“In the first week of the Honey Project, the way I tried to explain the fast to my friend Cora was in the language of hardy greens. “If it were up to me to cram God into a flavor,” I told her, “I would’ve picked something like asparagus.” God is sturdy and good for a person–that’s how this metaphor worked itself out. God should be the source of energy and strength. It would make sense that parents would feed God to their kids, that people would tell their friends about him. Asparagus, I told Cora. The obvious problem being, earlier that day I had been pining for saltwater taffy and peanut M&M’s, not vegetable stalks.” [pg.55]
Several years ago I sat on a padded pew in a cozy old church listening to a children’s message about honey. The pastor quoted Psalm 119:103: “How sweet are your words to my taste, sweeter than honey to my mouth!” Reaching for a nearby basket, she pulled sticks of honey from our local farmer’s market, distributing them around the tight circle of criss-crossed legs and outstretched hands. Pausing, she asked the kids, “Do you really think you could view God’s Word as being sweeter than honey?”
This, essentially, is the question that Lisa Velthouse poses in her lovely sophomore debut, Craving Grace. Building from her experience during a six month fast from sugar, Lisa draws us in and out of seasons, building chapters in the present and then taking us back through time to pull back the curtain on her life. Lisa shares that after having written her first book Saving My First Kiss years earlier, her faith had been reduced to things she either did or did not do. It had been become a rubric comprised of shallow duties. Obligations. God was a distant scorekeeper rather than the loving, grace-filled God some claimed him to be. Could faith be about more than just “doing it all right?” Could it actually be sweet?
The sugar fast, which she named The Honey Project, was the new beginning she was hoping for. The months she spent munching carrots and steaming broccoli showed how quickly we all are to accept counterfeits in our lives. How quickly we settle for cheap imitations rather than holding out for God’s best. She is loved painfully well by a community of friends who invite her to live with them–rent free–while she works on financial goals and writes. She experiences the acceptance of her friend and spiritual mentor after she loses sight of her own commitments the night of her sister’s wedding. She soaks up the generosity of strangers on an airport shuttle and eats food grown and prepared in loving friendship.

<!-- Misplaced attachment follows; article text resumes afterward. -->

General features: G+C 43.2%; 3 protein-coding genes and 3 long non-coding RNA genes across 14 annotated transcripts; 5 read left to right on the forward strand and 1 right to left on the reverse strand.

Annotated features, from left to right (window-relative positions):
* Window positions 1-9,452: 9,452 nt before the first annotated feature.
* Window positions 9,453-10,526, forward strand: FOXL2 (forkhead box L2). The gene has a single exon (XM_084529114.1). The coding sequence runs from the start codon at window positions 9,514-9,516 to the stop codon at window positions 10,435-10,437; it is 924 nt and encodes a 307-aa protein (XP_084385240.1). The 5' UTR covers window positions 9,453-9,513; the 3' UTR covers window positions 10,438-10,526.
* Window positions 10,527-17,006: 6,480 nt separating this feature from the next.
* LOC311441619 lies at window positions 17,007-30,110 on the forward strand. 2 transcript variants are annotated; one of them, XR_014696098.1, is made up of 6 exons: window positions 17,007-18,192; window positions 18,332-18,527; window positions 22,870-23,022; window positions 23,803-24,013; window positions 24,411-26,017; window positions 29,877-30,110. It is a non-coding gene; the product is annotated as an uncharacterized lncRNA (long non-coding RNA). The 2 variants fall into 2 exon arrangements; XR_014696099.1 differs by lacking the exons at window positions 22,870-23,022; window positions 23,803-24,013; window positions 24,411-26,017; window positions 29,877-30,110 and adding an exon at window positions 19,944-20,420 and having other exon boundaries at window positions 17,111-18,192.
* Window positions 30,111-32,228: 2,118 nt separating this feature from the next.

This kind of grace–these unspeakable moments of wonder–filled Lisa with the awe that comes when we feel so well-loved and at the same time, so dreadfully undeserving. How could God pour out this kind of grace on any of us? And how, Lisa wonders, could he pour it out on her after falling so short? That, of course, is just the beauty and mystery of grace.
Lisa’s memoir, published by Salt River/Tyndale, is a beautifully written, often humorous, thought-provoking book that will have you turning pages and dog-earing them for further reflection. Her insight and delicate balance between Scripture, Biblical history* and personal story is spot-on; her word poetry, stunning.
Craving Grace is a wonderfully honest look at what it really means to beg for God to show up as more than a Sunday patriarch. It pleads, in its transparency, for us all to desire God more fully and crave his grace with urgency. It demands, upon reading, that we examine our faith and ask hard questions about what it looks like to love and extend grace and live with purpose. It asks us to be truthful with the question, “What am I craving?” And it invites us to answer with boldness and certainty: It is you, God. It is your grace.
For more information about Lisa or Craving Grace, visit Lisa’s website: www.lisavelthouse.com. Many thanks to Lisa for the invitation to review this book, and to Tyndale for furnishing my copy.
* [I found the Only Brotherly chapter to be fascinating]